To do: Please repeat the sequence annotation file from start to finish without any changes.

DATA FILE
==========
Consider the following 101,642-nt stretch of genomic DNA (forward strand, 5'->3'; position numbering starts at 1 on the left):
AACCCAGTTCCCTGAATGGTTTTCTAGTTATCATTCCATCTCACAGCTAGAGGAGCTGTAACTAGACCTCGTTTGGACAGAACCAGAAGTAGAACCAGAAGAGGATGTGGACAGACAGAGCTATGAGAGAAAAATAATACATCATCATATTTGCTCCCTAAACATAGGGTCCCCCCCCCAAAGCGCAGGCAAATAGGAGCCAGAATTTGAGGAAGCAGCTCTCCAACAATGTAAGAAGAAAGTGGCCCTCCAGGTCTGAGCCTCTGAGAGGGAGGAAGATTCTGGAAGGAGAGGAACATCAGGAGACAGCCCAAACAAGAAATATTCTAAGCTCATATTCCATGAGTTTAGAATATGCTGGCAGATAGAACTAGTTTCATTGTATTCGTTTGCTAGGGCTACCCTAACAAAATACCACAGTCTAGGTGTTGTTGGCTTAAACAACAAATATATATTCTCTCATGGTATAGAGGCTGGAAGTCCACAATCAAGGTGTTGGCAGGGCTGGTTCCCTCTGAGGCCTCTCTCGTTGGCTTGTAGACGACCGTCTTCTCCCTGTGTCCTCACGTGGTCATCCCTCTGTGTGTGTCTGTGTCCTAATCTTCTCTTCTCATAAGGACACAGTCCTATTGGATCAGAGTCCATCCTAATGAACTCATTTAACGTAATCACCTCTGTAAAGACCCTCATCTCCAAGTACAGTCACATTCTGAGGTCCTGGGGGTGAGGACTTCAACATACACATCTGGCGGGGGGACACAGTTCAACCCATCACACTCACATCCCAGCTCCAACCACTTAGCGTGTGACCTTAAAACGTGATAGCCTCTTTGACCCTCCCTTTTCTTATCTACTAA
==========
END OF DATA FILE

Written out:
Consider the following 101,642-nt stretch of genomic DNA (forward strand, 5'->3'; position numbering starts at 1 on the left):
AACCCAGTTCCCTGAATGGTTTTCTAGTTATCATTCCATCTCACAGCTAGAGGAGCTGTAACTAGACCTCGTTTGGACAGAACCAGAAGTAGAACCAGAAGAGGATGTGGACAGACAGAGCTATGAGAGAAAAATAATACATCATCATATTTGCTCCCTAAACATAGGGTCCCCCCCCCAAAGCGCAGGCAAATAGGAGCCAGAATTTGAGGAAGCAGCTCTCCAACAATGTAAGAAGAAAGTGGCCCTCCAGGTCTGAGCCTCTGAGAGGGAGGAAGATTCTGGAAGGAGAGGAACATCAGGAGACAGCCCAAACAAGAAATATTCTAAGCTCATATTCCATGAGTTTAGAATATGCTGGCAGATAGAACTAGTTTCATTGTATTCGTTTGCTAGGGCTACCCTAACAAAATACCACAGTCTAGGTGTTGTTGGCTTAAACAACAAATATATATTCTCTCATGGTATAGAGGCTGGAAGTCCACAATCAAGGTGTTGGCAGGGCTGGTTCCCTCTGAGGCCTCTCTCGTTGGCTTGTAGACGACCGTCTTCTCCCTGTGTCCTCACGTGGTCATCCCTCTGTGTGTGTCTGTGTCCTAATCTTCTCTTCTCATAAGGACACAGTCCTATTGGATCAGAGTCCATCCTAATGAACTCATTTAACGTAATCACCTCTGTAAAGACCCTCATCTCCAAGTACAGTCACATTCTGAGGTCCTGGGGGTGAGGACTTCAACATACACATCTGGCGGGGGGACACAGTTCAACCCATCACACTCACATCCCAGCTCCAACCACTTAGCGTGTGACCTTAAAACGTGATAGCCTCTTTGACCCTCCCTTTTCTTATCTACTAA